Consider what damaged your old gutters
While you may have had to order gutter installation because of general wear and tear, determine whether there was a specific cause. Did debris cause major clogs and sagging? Did ice dams start to pull the gutters away from the roof? Were rodents running amok? Pinpointing the cause of gutter damage will tell you where your maintenance practices need to improve.
Clean out debris
Even though your new rain gutters will be void of any leaves and other debris, they may fill up quickly. Now is the best time to stay on top of it, keeping your gutters effective for as long as possible. If you are having trouble clearing them out yourself, consider hiring a professional.
Factor in climate
If you live in a particularly cold area, you may have some extra challenges when it comes to caring for your gutters. Watch out for ice dams and icicles in the winter, as the freeze and thaw of this water can cause major damage. Ask your gutter replacement service how to best protect your gutters during times of harsh weather.
Remember your downspouts
Be sure to clean out your downspouts just as often as you are cleaning out your gutters! While you need downspouts for every 30 to 40 feet of linear gutter, you can consider adding more if your gutters are not working well. Effective and clean downspouts make drainage successful. Ineffective and clogged downspouts can cause major damage to your home’s siding, landscaping, and foundation.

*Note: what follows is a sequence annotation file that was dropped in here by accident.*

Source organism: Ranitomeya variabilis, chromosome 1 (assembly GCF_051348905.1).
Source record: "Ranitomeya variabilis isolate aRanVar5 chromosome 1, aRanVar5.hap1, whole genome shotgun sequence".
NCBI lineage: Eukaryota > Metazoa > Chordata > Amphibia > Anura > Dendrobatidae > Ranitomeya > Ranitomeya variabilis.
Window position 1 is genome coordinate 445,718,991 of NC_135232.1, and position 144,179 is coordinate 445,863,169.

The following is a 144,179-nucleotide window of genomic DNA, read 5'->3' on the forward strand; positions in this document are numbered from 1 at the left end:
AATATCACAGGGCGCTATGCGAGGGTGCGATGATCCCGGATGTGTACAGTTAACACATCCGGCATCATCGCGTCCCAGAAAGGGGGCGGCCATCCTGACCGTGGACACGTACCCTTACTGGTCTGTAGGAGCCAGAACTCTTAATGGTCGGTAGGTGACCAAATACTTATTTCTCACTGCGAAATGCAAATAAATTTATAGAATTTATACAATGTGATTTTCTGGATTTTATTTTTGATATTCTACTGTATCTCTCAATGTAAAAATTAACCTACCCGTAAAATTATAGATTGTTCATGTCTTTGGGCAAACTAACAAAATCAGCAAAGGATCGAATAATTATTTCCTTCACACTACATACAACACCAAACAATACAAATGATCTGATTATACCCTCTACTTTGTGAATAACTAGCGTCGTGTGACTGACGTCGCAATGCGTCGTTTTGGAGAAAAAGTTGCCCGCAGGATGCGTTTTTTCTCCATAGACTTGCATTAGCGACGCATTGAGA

Involve a professional
When a gutter professional installs your new gutters, be sure to ask how to best maintain them. They will have specific instructions to clean and inspect your gutters. They can also tell you how long your gutters should last.
Especially with new installations, it is important to call the gutter company if anything goes wrong. The gutters may be covered under warranty, so you may be able to receive a new installation if something has gone wrong unexpectedly. By being proactive in gutter maintenance, you can ensure that your residential gutters are doing their job and protecting the rest of your home’s exterior.